Veteran saxophonist/flutist/composer Charles Lloyd is a jazz master who has produced an extensive and varied discography since the early 1960’s. The mellow sound of his gold-plated Conn Constellation tenor saxophone is instantly recognizable and distinctively his. But Lloyd’s music goes way beyond jazz. His career has been a musical journey through many styles—from blues, hard bop, and bebop, to avant garde, African, Indian, and world music—including the Hungarian wooden horn, the tarógató. His music is also often spiced with a dollop of good old Memphis soul (where he was born). Over the decades, he’s introduced a number of great pianists to jazz fans, including Keith Jarrett, Michel Petrucciani, Bobo Stenson, Geri Allen, and Jason Moran. Lately, he’s worked with guitarist Bill Frisell and performed live with Lucinda Williams.
Lloyd has long practiced Eastern religions and philosophy. He cites a quotation from the ancient Hindu holy texts the Upanishads in the booklet of his new Blue Note CD, Passin’ Thru. I once mailed him a CD by Pakistani qawwali sufi singer Abida Parveen. The music was a tribute to her guru, Baba Bulleh Shah, and it was powerful exhortatory music. I knew Lloyd would be into it.
The new album Passin’ Thru is one of his best yet, and this one falls squarely into the jazz arena. The fantastic album features Lloyd’s New Quartet members pianist Jason Moran, bassist Reuben Rogers, and drummer Eric Harland. A powerhouse of sound, the new album was recorded live in Switzerland and Santa Fe, New Mexico, and captures the spirit and energy of the live performances. Today’s playlist features a couple of tracks from the new album along with many of my favorite Lloyd recordings since the 1960’s.
- “Dream Weaver (Live)” from the album Passin’ Thru, Charles Lloyd New Quartet. A new version of a Lloyd classic from the latest Blue Note album, recorded at the Montreux Festival June 2016. You can hear how the band thrills the Swiss crowd at that great summer music festival. Passin’ Thru takes its name from the New Amazing Chico Hamilton Quintet album that Lloyd played on in the 1960’s.
- “Nu Blues (Live)” from the album Passin’ Thru, Charles Lloyd New Quartet. A great 12-bar blues that showcases the energy and dynamism of Lloyd’s group, a band that is telepathic and tight.
- “Sombrero Sam” from the album Dreamweaver – The Charles Lloyd Anthology – The Atlantic Years 1966-1969, Charles Lloyd Quartet. A catchy hit song from an early Atlantic album, featuring Lloyd on flute.
- “Forest Flower – Sunrise” from the album Dreamweaver – The Charles Lloyd Anthology – The Atlantic Years 1966-1969, Charles Lloyd Quartet. A huge hit for Charles Lloyd, this song was recorded at the Monterey Jazz Festival in 1966. “Forest Flower—Sunrise” and the sequel “Forest Flower—Sunset” put a young pianist named Keith Jarrett on the map. Other members of the quartet included Cecil McBee on bass and Jack DeJohnette on drums.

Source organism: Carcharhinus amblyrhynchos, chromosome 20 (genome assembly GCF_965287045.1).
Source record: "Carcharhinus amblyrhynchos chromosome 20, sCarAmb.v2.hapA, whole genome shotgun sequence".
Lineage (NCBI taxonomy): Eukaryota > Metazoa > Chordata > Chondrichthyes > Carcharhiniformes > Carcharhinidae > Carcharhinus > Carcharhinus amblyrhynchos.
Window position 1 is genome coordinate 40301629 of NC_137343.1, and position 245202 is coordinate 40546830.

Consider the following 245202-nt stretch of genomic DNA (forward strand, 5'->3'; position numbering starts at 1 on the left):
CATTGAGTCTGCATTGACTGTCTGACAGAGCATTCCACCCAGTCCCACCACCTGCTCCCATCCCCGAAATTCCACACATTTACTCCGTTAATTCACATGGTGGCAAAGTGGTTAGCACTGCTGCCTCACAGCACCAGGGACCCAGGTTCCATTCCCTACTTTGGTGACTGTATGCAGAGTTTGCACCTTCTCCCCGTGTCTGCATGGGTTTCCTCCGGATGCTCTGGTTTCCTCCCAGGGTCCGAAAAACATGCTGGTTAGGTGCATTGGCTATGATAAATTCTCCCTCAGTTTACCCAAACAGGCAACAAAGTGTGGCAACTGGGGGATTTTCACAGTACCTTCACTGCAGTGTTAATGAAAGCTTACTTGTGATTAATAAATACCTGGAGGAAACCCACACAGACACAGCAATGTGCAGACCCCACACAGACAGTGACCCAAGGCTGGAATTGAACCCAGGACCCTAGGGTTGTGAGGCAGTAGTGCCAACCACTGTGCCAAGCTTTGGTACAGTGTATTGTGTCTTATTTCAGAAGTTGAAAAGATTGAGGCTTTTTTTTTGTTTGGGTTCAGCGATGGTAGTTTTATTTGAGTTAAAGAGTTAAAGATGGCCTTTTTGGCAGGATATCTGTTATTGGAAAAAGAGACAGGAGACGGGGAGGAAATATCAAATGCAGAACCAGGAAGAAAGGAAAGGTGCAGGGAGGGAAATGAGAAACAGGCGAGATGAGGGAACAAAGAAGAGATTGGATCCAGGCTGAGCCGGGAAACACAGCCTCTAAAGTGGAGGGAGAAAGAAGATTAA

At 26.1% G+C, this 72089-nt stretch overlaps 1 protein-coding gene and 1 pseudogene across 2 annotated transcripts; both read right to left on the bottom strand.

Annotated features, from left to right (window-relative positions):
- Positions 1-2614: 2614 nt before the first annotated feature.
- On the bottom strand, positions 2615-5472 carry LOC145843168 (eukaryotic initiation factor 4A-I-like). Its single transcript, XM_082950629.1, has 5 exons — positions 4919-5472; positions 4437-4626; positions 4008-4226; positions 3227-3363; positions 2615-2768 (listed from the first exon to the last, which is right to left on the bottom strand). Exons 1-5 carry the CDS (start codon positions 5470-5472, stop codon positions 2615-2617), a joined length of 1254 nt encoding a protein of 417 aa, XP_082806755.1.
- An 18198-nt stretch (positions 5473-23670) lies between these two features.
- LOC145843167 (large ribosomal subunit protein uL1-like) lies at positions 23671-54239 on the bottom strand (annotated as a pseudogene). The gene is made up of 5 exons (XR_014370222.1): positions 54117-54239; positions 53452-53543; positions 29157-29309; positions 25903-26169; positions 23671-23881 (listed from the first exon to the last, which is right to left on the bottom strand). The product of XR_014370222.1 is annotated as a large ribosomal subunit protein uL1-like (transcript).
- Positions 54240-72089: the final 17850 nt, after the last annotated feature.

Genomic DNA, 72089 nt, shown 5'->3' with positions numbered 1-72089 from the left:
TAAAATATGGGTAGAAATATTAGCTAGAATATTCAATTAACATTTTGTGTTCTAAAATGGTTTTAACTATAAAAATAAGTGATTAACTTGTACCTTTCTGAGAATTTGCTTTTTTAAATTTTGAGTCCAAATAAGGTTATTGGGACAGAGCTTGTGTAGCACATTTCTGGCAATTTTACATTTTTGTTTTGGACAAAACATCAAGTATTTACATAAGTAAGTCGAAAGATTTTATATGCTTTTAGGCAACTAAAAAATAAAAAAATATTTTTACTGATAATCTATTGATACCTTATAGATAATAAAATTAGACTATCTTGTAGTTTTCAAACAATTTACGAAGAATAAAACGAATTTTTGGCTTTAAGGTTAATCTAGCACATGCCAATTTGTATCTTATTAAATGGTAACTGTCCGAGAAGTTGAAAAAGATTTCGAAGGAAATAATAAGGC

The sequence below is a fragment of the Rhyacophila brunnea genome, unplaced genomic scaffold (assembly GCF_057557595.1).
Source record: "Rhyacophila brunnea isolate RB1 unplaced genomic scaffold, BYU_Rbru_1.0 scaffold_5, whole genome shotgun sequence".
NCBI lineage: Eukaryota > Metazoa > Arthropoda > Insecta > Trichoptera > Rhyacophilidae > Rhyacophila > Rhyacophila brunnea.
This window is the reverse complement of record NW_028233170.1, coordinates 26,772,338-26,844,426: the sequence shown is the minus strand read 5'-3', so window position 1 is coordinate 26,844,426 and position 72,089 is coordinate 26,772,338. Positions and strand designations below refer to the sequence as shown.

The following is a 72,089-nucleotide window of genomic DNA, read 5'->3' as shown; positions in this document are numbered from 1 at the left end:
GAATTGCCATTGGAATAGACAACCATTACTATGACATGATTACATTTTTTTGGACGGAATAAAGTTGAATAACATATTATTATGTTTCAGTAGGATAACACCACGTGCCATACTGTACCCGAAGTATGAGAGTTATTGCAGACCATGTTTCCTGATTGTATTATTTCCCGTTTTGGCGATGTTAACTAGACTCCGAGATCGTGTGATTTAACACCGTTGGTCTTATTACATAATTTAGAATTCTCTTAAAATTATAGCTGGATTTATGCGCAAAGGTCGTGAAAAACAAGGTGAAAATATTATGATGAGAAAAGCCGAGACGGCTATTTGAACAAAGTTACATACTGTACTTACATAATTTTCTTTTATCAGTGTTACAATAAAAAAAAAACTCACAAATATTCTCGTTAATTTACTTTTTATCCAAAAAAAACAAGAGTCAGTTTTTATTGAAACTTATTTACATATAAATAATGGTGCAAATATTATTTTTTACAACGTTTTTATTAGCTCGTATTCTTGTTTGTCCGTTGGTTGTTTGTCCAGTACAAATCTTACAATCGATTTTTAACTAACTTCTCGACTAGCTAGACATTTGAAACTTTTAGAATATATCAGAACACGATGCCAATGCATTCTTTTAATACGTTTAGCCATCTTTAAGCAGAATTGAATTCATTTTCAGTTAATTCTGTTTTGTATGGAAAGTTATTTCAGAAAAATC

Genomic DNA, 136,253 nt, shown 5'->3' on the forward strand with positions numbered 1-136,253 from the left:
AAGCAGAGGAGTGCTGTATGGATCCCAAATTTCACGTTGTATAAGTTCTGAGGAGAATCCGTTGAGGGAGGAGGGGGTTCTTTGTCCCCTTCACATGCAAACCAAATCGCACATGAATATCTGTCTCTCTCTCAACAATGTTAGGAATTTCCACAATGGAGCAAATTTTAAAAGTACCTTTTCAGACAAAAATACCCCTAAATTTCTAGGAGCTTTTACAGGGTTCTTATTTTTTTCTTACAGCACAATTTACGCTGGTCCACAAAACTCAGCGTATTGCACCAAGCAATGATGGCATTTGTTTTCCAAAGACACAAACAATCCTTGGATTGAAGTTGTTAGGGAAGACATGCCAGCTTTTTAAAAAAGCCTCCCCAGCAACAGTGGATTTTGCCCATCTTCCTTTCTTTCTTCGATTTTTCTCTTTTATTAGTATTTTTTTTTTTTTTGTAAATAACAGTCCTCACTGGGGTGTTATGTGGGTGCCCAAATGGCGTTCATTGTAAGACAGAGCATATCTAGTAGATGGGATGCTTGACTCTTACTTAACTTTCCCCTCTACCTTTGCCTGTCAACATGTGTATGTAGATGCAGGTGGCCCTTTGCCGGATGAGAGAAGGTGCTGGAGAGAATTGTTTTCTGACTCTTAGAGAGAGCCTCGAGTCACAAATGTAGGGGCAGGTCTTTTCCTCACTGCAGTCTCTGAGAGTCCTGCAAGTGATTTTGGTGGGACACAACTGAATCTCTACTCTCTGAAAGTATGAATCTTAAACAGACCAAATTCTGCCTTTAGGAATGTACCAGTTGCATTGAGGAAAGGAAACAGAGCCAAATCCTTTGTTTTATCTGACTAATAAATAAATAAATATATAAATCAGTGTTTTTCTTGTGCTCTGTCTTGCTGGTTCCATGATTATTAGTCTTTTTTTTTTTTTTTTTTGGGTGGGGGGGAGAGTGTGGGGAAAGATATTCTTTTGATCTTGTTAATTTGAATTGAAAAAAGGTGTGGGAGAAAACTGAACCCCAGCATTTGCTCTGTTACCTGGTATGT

- “Forest Flower – Sunset” from the album Dreamweaver – The Charles Lloyd Anthology – The Atlantic Years 1966-1969, Charles Lloyd Quartet. Part two of this timeless suite.
- “Song of Her” from the album Forest Flower: Charles Lloyd at Monterey, Charles Lloyd Quartet. A lovely ballad written by bassist Cecil McBee.
- “Lady Gabor” from the album Passin’ Thru, The New Amazing Chico Hamilton Quintet. A powerful track written by Hungarian guitarist Gabor Szabo, who was part of drummer Chico Hamilton’s new group. The quintet also included George Bohannon on trombone, Albert Stinson on bass, Charles Lloyd, and Chico Hamilton on drums. Charles Lloyd plays flute on this loping waltz, always a favorite of mine.
- “El Toro” from the album Passin’ Thru, The New Amazing Chico Hamilton Quintet. Another great track from the classic album, which is still available on the original Impulse! vinyl from discogs.com. In 1960, Lloyd became musical director of Chico Hamilton’s quintet, replacing Eric Dolphy, who left for New York with Charles Mingus’ band. Lloyd recorded three superb albums for the Impulse label.
- “Tribal Dance (Live)” from the album Love-In, Charles Lloyd Quartet. Recorded in 1967 during the Summer of Love in the hippie temple, The Fillmore Auditorium in San Francisco, this album features the quartet in full psychedelic glory. After a number of successful albums for Atlantic, including this Love-In album, Lloyd left the scene, kind of disappearing. He was drawn back into the jazz arena by a young gifted French pianist, Michel Petrucciani. Lloyd told me “he came down from the mountain” because of the diminutive Petrucciani.
- “You Are So Beautiful” from the album Lift Every Voice, Charles Lloyd. The classic love song ballad is beautifully rendered on this ECM album.
- “Forever Dance” from the album Which Way Is East, Charles Lloyd and Billy Higgins. Lloyd moved west in 1956 to study classical music at USC, but nights were spent in clubs with young lions like Ornette Coleman, Gary Peacock, Charlie Haden, and other leading west coast jazz musicians. It was during these sessions that Lloyd met drummer Billy Higgins, with whom he formed a devoted lifelong friendship. This duet album was recorded shortly before Higgins’ death.
- “Blood Count” from the album Lift Every Voice, Charles Lloyd. The great Billy Strayhorn, musical partner of Duke Ellington, wrote this song while recovering in the hospital. Hence the title.
- “Rabo De Nube” from the album Lift Every Voice, Charles Lloyd. This song comes from Cuban Nuevo canción master and poet engagé Silvio Rodriguez.
- “Ruby, My Dear” from the album Mirror, Charles Lloyd Quartet. Charles Lloyd loves Thelonious Monk and his music, and covers this Monk ballad on this 2010 ECM album.
Banner image above of Charles Lloyd by D. Darr, courtesy of Blue Note.